Norway’s energy giant Equinor will invest the equivalent of $1.44 billion with its partners to develop the Irpa gas field north of the Arctic circle in the Norwegian Sea and export the gas to Europe.
Equinor and its partners Petoro, Wintershall Dea, and Shell plan to invest $1.44 billion (14.8 billion Norwegian crowns) to develop the gas field, which was proven in 2009 and is in deep water in the Norwegian Sea. Expected recoverable gas resources are estimated at approximately 124 million barrels of oil equivalent or the consumption of nearly 2.4 million British households over a period of seven years, Equinor said in a statement on Tuesday.
Irpa is expected to begin production in the fourth quarter of 2026 and produce gas until 2039, according to the field development plan submitted to the Norwegian authorities. The discovery will be developed with three wells and an 80-kilometer (50 miles) pipeline to the Aasta Hansteen platform.
“This is a good day—the development of Irpa will contribute to predictable and long-term deliveries of gas to customers in the EU and the UK,” said Geir Tungesvik, Equinor’s executive vice president for Projects, Drilling and Procurement
Natural gas production in Norway, which supplies around 25% of the gas consumed in the EU and the UK, is expected to rise by 8 percent in 2022 compared to 2021, the government’s latest estimates showed.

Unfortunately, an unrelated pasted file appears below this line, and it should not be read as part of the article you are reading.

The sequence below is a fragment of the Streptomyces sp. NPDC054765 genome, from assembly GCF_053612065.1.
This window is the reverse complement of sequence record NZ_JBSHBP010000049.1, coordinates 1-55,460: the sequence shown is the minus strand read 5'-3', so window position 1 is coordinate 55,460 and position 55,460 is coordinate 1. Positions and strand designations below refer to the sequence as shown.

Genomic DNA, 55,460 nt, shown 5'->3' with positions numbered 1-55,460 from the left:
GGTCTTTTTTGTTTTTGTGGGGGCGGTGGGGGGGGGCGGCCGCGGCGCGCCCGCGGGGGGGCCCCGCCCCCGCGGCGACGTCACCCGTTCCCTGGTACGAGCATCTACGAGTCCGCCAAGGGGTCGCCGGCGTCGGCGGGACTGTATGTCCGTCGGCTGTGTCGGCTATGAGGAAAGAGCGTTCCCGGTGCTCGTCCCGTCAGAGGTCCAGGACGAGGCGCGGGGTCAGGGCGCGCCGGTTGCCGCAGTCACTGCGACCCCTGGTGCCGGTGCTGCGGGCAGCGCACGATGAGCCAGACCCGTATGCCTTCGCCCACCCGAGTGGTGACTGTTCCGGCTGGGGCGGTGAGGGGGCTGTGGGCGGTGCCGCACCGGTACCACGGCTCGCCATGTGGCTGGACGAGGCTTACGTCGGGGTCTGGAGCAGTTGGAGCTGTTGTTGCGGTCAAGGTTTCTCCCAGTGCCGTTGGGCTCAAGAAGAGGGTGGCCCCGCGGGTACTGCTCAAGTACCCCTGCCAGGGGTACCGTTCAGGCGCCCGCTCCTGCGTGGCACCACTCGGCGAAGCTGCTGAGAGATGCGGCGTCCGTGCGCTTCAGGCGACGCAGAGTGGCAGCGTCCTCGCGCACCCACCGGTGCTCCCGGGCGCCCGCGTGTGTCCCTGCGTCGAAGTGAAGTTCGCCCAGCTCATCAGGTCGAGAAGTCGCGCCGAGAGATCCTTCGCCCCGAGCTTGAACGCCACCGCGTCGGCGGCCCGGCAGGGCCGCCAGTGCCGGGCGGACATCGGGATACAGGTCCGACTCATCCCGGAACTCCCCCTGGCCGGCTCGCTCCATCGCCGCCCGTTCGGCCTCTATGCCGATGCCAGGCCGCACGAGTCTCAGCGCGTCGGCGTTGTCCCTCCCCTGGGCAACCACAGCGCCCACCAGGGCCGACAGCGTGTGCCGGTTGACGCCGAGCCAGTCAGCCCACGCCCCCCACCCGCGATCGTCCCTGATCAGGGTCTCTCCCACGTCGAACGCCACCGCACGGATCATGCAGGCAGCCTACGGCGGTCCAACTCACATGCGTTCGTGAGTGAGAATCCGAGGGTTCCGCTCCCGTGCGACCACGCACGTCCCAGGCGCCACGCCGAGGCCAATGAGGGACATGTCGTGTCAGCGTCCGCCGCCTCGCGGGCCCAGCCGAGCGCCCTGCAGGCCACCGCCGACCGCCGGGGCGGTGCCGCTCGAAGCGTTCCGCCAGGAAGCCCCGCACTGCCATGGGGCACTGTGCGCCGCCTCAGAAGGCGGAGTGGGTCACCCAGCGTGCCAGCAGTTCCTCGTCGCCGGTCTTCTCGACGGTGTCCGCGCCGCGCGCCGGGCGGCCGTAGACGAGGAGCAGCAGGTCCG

This summer, Norway’s authorities approved applications from operators to boost production from several operating gas fields, to allow higher gas production as its key partners, the EU and the UK, scrambled for gas supply ahead of the winter. The Energy and Petroleum Ministry approved applications from operators on the Norwegian shelf and allowed higher gas production from the Troll, Gina Krog, Duva, Oseberg, Åsgard, and Mikkel fields. The ministry has also granted a production permit for the Nova gas field, which is expected to start up in the near future.
New oil and gas development projects will help Norway maintain a relatively high level of oil and gas production until 2030 and continue to be a stable energy supplier to Europe, Norway’s Minister of Petroleum and Energy, Terje Aasland, said last month, commenting on the government’s draft budget which expects record-high petroleum revenues in 2023.
By Tsvetana Paraskova for Oilprice.com
More Top Reads From Oilprice.com:
- Metal Markets Breathe Sigh Of Relief As China Eases Covid Restrictions
- A Quarter Of All Americans Could Face Energy Emergencies This Winter
- Today’s Energy Crisis Is Unlike Anything We’ve Ever Seen Before